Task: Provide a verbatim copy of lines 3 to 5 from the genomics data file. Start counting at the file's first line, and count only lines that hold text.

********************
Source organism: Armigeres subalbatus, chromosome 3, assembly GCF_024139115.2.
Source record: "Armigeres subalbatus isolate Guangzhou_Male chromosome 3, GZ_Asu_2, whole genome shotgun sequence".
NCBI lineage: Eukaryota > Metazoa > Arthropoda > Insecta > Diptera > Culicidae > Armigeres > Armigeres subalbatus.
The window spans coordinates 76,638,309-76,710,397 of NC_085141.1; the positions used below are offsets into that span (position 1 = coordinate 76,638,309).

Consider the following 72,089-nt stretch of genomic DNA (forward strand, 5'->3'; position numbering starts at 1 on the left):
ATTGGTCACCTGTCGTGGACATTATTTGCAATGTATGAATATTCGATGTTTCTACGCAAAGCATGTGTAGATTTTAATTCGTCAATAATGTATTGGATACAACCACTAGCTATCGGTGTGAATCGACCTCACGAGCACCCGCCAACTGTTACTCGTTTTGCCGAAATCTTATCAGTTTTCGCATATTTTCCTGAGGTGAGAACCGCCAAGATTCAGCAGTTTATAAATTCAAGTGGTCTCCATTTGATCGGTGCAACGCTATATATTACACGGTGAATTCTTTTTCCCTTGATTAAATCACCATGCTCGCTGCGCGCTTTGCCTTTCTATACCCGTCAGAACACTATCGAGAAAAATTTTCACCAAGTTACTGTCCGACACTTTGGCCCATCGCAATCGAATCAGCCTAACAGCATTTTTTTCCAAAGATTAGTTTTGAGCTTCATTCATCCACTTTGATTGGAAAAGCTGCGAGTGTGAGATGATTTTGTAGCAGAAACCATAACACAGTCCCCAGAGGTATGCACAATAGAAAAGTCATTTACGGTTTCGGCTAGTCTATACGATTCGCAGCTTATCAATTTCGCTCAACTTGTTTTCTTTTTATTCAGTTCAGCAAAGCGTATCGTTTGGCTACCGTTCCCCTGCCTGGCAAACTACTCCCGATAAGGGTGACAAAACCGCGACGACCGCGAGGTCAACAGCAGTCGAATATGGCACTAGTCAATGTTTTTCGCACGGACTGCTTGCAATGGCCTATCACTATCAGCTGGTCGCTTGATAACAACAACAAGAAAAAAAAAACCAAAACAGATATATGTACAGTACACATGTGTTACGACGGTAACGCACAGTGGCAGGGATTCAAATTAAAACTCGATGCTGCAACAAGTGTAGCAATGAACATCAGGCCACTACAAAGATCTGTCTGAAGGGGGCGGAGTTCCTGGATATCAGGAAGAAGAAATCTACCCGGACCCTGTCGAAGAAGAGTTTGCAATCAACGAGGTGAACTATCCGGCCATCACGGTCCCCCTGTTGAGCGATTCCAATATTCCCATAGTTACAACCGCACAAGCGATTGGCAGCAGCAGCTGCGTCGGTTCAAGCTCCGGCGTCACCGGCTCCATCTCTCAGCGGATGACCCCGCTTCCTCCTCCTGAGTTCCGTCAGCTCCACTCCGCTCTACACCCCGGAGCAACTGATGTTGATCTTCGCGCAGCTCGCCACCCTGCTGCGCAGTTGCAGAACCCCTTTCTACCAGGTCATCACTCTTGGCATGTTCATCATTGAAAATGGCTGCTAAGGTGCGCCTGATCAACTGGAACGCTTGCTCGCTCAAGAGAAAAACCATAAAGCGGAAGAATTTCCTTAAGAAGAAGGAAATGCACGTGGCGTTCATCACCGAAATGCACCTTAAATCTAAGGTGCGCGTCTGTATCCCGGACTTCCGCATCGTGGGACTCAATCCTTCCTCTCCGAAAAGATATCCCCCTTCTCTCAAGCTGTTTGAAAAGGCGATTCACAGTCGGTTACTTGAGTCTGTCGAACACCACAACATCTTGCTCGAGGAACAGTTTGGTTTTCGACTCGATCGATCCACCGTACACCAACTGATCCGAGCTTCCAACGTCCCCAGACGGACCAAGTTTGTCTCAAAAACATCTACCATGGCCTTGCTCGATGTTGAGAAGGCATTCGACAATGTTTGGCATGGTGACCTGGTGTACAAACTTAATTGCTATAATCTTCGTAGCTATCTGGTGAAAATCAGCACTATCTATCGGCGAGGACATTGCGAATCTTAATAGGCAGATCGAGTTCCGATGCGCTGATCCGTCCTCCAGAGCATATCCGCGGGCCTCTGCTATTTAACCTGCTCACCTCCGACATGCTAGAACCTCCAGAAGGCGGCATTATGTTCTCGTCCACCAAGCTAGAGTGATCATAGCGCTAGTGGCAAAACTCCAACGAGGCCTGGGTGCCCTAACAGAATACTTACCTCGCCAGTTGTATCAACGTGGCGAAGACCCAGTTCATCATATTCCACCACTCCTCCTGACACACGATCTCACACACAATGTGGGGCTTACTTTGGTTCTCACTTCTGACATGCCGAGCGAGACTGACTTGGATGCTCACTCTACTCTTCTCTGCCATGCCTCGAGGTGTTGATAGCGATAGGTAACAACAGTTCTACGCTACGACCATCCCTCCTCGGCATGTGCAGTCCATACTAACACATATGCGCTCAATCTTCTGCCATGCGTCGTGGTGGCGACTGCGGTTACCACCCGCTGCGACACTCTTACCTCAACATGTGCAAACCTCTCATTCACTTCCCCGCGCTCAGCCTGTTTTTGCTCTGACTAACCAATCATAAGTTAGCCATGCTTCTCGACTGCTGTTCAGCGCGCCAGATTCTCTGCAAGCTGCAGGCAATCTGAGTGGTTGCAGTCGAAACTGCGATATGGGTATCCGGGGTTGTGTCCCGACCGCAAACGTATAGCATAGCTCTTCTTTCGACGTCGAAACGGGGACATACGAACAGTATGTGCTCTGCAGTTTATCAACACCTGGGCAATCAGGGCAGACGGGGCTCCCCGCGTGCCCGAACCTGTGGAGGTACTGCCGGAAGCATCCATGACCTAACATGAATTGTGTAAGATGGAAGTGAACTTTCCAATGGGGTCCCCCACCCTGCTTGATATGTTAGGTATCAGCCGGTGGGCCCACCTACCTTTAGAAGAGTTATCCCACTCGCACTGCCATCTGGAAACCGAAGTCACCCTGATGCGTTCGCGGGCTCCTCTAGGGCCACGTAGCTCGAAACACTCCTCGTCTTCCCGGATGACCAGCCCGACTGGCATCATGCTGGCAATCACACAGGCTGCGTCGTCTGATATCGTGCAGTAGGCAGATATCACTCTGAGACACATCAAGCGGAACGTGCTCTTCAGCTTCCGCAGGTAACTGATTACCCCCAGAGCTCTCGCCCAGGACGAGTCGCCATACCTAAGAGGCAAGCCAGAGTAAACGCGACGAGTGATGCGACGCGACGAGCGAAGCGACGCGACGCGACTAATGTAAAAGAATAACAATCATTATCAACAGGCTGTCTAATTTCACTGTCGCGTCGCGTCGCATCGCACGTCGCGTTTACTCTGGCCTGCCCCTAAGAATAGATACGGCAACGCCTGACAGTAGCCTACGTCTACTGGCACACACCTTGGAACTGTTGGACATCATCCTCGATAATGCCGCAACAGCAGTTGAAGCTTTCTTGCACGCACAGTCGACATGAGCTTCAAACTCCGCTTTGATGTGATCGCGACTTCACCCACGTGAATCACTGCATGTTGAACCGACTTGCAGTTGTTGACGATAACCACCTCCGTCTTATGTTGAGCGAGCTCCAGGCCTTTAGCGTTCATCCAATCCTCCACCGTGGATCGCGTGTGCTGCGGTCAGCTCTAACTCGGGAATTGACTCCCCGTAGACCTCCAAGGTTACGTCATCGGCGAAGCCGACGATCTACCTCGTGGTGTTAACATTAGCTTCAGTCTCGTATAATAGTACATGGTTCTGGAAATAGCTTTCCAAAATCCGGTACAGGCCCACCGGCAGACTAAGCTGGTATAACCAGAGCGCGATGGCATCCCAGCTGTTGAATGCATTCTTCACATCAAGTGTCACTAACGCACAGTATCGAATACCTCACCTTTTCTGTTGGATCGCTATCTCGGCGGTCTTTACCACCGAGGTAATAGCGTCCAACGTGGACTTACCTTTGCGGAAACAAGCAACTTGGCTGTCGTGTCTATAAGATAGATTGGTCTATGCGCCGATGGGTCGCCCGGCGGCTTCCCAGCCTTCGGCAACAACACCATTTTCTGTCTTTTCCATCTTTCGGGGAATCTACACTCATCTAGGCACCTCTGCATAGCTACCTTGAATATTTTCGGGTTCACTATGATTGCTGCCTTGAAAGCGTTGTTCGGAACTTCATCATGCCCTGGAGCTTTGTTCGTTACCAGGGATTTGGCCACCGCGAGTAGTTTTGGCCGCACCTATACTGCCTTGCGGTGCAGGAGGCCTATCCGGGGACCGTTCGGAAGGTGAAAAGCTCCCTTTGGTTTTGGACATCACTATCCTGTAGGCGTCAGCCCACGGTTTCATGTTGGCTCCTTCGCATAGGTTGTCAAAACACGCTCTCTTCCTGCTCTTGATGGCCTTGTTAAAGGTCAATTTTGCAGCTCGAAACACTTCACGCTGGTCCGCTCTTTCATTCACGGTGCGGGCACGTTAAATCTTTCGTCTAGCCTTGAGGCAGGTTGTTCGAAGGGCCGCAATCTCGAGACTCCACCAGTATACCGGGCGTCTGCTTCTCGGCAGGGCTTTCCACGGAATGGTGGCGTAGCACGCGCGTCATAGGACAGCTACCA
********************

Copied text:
NCBI lineage: Eukaryota > Metazoa > Arthropoda > Insecta > Diptera > Culicidae > Armigeres > Armigeres subalbatus.
The window spans coordinates 76,638,309-76,710,397 of NC_085141.1; the positions used below are offsets into that span (position 1 = coordinate 76,638,309).

Consider the following 72,089-nt stretch of genomic DNA (forward strand, 5'->3'; position numbering starts at 1 on the left):